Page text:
Students create ‘biomaps’ using sophisticated GIS software

Students at Hopkinton High School in New Hampshire are taking a hands-on approach to learning about their local flora and fauna, with the help of very sophisticated mapping software.

Hopkinton geography and science students have been using high-tech geographic information system (GIS) software called ArcView to create complex, multi-dimensional maps of the environment in and around their hometown.

"ArcView seems to be the industry standard for mapping software. It’s what the state of New Hampshire uses," said geography teacher Bob Woolner.

Woolner and biology teacher Scott Semmens are among the first educators to teach GIS software programs and their applications at the high school level. Typically, use of the technology is reserved for college-level courses.

Students began the project by collecting data in the field and observing patterns in their environment. They collected data on water quality at a local creek that leads into a large watershed, then entered their findings into the GIS system.

Currently, students are scouring the natural environment in Hopkinton looking for evidence of wildlife. They record information on animal droppings, dens, teeth marks, and antler marks in order to determine which areas are significant animal corridors. The students dutifully record all of the information gathered in the field, and this information is entered into ArcView, where it is organized and mapped.

Each category of information collected produces its own map, called a GIS layer. Each layer can then be transposed over the others to produce a many-layered map, which offers a more complete picture of a certain geographic area than a traditional map.

Students seem to enjoy using technology to map the data they have gathered themselves. "It’s a lot of fun. It’s nice to be able to go into the field and study tracking. And everyone is starting to learn ArcView," commented Hopkinton freshman Andrew Secor. "It’s pretty easy to pick up," he added.

Responses like this were just what the teaching team was hoping for when they conceptualized the idea last summer, after Woolner received a free site license for attending a conference hosted by the Environmental Systems Research Institute Inc. (ESRI).

ESRI agreed to fund the effort at Hopkinton, though Woolner noted that the high school has kept hardware costs to a minimum by using machines assembled by seventh-graders. He estimates that the ArcView software can cost up to $17,000, but the basic program starts around $1,200.

Semmens admits there was an initial degree of frustration for some students who did not have previous computer experience, but he added, "Now, students can see the connection between what they see in the field and what they plot on the computer. So far, reactions are really positive."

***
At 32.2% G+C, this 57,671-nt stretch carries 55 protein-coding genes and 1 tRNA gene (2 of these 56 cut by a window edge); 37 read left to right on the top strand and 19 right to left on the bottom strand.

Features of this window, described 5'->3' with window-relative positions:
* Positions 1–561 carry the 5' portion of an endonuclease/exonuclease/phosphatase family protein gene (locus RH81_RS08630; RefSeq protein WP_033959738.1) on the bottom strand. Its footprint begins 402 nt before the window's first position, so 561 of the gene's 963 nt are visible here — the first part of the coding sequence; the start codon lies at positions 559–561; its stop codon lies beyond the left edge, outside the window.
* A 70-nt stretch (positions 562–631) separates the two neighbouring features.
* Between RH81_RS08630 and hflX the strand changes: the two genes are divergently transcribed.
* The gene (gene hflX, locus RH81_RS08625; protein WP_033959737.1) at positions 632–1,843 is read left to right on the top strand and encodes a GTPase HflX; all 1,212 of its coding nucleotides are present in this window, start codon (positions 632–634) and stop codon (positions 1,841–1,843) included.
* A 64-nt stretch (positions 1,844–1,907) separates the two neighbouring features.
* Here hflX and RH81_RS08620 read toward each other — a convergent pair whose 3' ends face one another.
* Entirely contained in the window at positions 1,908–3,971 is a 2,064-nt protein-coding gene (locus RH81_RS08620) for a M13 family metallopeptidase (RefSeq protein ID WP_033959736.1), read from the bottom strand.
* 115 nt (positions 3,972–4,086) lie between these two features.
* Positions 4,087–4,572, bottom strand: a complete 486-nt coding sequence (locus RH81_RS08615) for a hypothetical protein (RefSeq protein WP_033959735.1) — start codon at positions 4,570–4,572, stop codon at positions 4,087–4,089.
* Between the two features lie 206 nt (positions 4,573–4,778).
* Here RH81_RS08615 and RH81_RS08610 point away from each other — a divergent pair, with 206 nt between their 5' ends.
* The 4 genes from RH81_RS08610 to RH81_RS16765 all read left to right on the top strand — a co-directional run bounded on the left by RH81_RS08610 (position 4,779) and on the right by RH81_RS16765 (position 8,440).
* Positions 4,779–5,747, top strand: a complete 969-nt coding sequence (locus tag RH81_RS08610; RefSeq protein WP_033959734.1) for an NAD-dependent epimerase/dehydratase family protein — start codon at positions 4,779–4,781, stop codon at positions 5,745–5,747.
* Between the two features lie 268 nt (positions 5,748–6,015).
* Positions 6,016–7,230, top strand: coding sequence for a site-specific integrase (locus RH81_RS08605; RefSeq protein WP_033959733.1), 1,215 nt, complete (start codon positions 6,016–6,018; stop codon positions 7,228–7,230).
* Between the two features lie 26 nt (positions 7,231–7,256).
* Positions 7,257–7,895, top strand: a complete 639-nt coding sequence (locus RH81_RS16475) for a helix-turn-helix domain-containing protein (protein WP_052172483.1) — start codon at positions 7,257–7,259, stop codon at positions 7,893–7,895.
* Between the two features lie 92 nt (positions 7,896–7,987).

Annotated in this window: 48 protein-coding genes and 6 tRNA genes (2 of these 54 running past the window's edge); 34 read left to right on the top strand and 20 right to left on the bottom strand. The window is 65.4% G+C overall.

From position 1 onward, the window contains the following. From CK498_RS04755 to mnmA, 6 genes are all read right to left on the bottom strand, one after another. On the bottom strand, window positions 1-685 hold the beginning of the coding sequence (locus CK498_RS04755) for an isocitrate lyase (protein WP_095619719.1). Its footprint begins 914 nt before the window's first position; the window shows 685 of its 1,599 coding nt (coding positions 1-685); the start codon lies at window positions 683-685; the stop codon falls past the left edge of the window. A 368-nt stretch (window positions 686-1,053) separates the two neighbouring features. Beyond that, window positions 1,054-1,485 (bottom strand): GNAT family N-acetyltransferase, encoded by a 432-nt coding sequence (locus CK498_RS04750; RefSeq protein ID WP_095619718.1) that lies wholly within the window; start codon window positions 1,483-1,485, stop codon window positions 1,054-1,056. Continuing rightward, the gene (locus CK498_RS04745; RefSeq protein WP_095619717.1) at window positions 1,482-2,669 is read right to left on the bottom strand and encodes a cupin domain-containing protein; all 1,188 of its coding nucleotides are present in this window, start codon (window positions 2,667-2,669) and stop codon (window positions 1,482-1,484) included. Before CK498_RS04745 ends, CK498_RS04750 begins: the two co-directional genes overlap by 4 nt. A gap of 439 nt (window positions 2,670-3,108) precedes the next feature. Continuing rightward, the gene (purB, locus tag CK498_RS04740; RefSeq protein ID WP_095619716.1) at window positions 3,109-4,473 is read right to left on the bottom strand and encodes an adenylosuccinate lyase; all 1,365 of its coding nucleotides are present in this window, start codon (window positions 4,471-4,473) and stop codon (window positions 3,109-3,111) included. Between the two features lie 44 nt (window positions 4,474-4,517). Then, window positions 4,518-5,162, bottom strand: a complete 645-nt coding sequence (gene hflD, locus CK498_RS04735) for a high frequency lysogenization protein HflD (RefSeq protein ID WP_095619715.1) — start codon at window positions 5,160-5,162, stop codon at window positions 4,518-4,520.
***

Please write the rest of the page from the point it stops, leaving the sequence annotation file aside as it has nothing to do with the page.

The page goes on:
Though programs like the GIS class normally are taught only at the college and graduate level, Semmens believes that many science and social studies high school standards can be fulfilled by teaching ArcView.

"We are fulfilling both the science and technology standard and also integrating different scientific fields into the curriculum, including geography, ecology, geology, biology, and physiology," he said.

Woolner and Semmens have big plans for teaching with ArcView as the school year progresses. "In the spring, we’ll be examining vernal pools and using a higher version of GIS to create a polygon, or a realistically shaped pond on which to map data," Semmens said. "We also hope to use satellite images and field checks to establish forest composition."

Students using ArcView today are setting the groundwork for a program that both teachers hope will extend years into the future. Semmens also thinks the implications of such a program could have a positive effect on the community as a whole.

"The more information we gather, the more information town planners can have for decision-making," he said. "As the population continues to increase, more and more resources are becoming overwhelmed. Parts of the state are really growing, and those parts need to be carefully monitored."

Programs like the ArcView class help students understand more about their community and the natural environment, Semmens concluded: "Students are often very sensitive to community issues like these, and this class is a great way to involve them."

Hopkinton High School


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